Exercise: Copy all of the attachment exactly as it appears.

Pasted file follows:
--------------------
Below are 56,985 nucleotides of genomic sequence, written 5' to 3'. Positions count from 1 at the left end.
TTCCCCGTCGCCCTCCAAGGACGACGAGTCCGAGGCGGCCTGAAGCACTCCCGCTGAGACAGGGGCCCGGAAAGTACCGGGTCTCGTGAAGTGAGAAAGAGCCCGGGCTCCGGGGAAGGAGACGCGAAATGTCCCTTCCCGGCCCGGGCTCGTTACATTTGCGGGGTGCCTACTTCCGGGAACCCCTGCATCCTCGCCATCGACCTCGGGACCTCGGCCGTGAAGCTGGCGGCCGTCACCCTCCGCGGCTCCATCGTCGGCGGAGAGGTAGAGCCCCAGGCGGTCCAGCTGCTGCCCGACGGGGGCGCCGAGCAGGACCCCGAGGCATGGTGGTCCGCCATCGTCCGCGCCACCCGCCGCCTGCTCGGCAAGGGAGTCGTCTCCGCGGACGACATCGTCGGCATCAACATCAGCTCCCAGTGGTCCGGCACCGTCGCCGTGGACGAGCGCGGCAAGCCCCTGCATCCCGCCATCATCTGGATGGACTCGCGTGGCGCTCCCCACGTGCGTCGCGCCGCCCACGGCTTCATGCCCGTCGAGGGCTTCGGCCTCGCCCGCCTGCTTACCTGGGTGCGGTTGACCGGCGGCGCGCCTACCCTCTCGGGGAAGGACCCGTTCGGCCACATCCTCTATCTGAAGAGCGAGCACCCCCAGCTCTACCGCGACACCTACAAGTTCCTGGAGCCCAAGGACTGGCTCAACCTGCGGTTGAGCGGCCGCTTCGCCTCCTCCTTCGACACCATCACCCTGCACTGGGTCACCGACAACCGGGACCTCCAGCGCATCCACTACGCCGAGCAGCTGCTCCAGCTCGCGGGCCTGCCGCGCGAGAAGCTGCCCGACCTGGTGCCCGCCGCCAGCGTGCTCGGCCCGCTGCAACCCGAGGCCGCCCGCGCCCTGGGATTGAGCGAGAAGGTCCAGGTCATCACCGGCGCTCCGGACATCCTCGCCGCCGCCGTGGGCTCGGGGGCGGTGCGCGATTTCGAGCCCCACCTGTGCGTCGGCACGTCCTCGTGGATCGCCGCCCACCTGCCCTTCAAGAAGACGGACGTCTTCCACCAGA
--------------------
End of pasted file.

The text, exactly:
Below are 56,985 nucleotides of genomic sequence, written 5' to 3'. Positions count from 1 at the left end.
TTCCCCGTCGCCCTCCAAGGACGACGAGTCCGAGGCGGCCTGAAGCACTCCCGCTGAGACAGGGGCCCGGAAAGTACCGGGTCTCGTGAAGTGAGAAAGAGCCCGGGCTCCGGGGAAGGAGACGCGAAATGTCCCTTCCCGGCCCGGGCTCGTTACATTTGCGGGGTGCCTACTTCCGGGAACCCCTGCATCCTCGCCATCGACCTCGGGACCTCGGCCGTGAAGCTGGCGGCCGTCACCCTCCGCGGCTCCATCGTCGGCGGAGAGGTAGAGCCCCAGGCGGTCCAGCTGCTGCCCGACGGGGGCGCCGAGCAGGACCCCGAGGCATGGTGGTCCGCCATCGTCCGCGCCACCCGCCGCCTGCTCGGCAAGGGAGTCGTCTCCGCGGACGACATCGTCGGCATCAACATCAGCTCCCAGTGGTCCGGCACCGTCGCCGTGGACGAGCGCGGCAAGCCCCTGCATCCCGCCATCATCTGGATGGACTCGCGTGGCGCTCCCCACGTGCGTCGCGCCGCCCACGGCTTCATGCCCGTCGAGGGCTTCGGCCTCGCCCGCCTGCTTACCTGGGTGCGGTTGACCGGCGGCGCGCCTACCCTCTCGGGGAAGGACCCGTTCGGCCACATCCTCTATCTGAAGAGCGAGCACCCCCAGCTCTACCGCGACACCTACAAGTTCCTGGAGCCCAAGGACTGGCTCAACCTGCGGTTGAGCGGCCGCTTCGCCTCCTCCTTCGACACCATCACCCTGCACTGGGTCACCGACAACCGGGACCTCCAGCGCATCCACTACGCCGAGCAGCTGCTCCAGCTCGCGGGCCTGCCGCGCGAGAAGCTGCCCGACCTGGTGCCCGCCGCCAGCGTGCTCGGCCCGCTGCAACCCGAGGCCGCCCGCGCCCTGGGATTGAGCGAGAAGGTCCAGGTCATCACCGGCGCTCCGGACATCCTCGCCGCCGCCGTGGGCTCGGGGGCGGTGCGCGATTTCGAGCCCCACCTGTGCGTCGGCACGTCCTCGTGGATCGCCGCCCACCTGCCCTTCAAGAAGACGGACGTCTTCCACCAGA